HANOI — Secretary of State Mike Pompeo said Thursday that the “tide is turning” against China amid a growing recognition of the threat Beijing’s policies pose to the U.S. and countries across Asia.
Mr. Pompeo held talks this week with leaders of five southern Asian states and said in an interview that he found growing support for U.S.-led efforts to oppose Chinese efforts at financial and military dominance.
“Across a broad spectrum in the region, I think there’s a shared understanding that partnerships with democracies lead to better outcomes for them,” Mr. Pompeo told The Washington Times.
Based on his talks with regional leaders, Mr. Pompeo said “a deep recognition” exists that China has been ignoring international laws and norms of behavior for too long.
“There are just a thousand small ways that the tide is turning,” he said.
“There’s a little bit of push and a little bit of pull, and a lot of simple common understandings that have emerged over the last 2½ to three years where these countries have all said they welcome the United States’ more vigorous, more transparent, more responsive relationship with them, and they want to build friendships with fellow democracies to make life better for their own people,” he said.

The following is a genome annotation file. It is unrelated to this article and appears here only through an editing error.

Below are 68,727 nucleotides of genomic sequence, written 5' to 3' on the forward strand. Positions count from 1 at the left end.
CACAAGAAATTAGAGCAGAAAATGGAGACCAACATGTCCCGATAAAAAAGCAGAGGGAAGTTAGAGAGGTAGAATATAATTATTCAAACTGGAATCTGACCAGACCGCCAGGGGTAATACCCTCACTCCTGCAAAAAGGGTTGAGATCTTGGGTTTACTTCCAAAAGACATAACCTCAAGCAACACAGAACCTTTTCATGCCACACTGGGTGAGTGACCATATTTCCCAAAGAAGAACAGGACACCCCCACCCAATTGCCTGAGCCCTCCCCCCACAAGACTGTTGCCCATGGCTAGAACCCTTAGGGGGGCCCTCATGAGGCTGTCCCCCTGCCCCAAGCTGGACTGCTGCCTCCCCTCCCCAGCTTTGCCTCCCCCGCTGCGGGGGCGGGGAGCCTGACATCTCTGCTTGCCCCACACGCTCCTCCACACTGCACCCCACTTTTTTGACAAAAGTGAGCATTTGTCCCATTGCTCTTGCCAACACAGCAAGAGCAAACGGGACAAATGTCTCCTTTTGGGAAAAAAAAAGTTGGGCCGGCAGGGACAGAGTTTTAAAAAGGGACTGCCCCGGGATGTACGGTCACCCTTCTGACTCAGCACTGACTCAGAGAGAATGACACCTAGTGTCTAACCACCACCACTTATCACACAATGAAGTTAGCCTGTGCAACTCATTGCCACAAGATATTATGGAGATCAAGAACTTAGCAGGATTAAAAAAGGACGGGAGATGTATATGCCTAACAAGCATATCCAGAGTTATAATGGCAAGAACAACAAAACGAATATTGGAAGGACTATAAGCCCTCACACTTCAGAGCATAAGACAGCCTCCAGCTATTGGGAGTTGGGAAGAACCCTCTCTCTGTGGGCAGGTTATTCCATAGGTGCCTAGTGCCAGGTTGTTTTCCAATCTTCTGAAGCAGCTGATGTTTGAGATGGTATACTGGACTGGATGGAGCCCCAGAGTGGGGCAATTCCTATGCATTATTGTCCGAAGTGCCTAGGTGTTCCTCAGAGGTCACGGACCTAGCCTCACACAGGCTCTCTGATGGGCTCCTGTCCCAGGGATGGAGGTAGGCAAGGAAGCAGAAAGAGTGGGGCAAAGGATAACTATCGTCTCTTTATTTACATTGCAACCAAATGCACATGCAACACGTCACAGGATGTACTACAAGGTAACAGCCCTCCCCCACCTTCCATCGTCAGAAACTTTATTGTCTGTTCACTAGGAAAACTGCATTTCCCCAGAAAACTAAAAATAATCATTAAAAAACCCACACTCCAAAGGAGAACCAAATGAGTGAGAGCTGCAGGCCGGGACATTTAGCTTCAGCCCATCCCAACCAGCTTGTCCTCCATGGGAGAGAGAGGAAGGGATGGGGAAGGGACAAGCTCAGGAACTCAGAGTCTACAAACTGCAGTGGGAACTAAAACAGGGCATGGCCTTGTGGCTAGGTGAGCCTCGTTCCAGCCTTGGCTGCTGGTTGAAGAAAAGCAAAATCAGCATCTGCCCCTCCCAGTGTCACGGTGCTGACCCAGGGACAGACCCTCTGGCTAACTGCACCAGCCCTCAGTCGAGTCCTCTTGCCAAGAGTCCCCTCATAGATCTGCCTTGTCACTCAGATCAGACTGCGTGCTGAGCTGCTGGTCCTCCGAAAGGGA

Mr. Pompeo wrapped up the five-nation, around-the-world tour with a surprise visit to Vietnam days before the U.S. presidential election. The secretary of state said he hopes to continue leading foreign policy during a second Trump administration but noted that President Trump ultimately will decide on appointing any new Cabinet secretaries.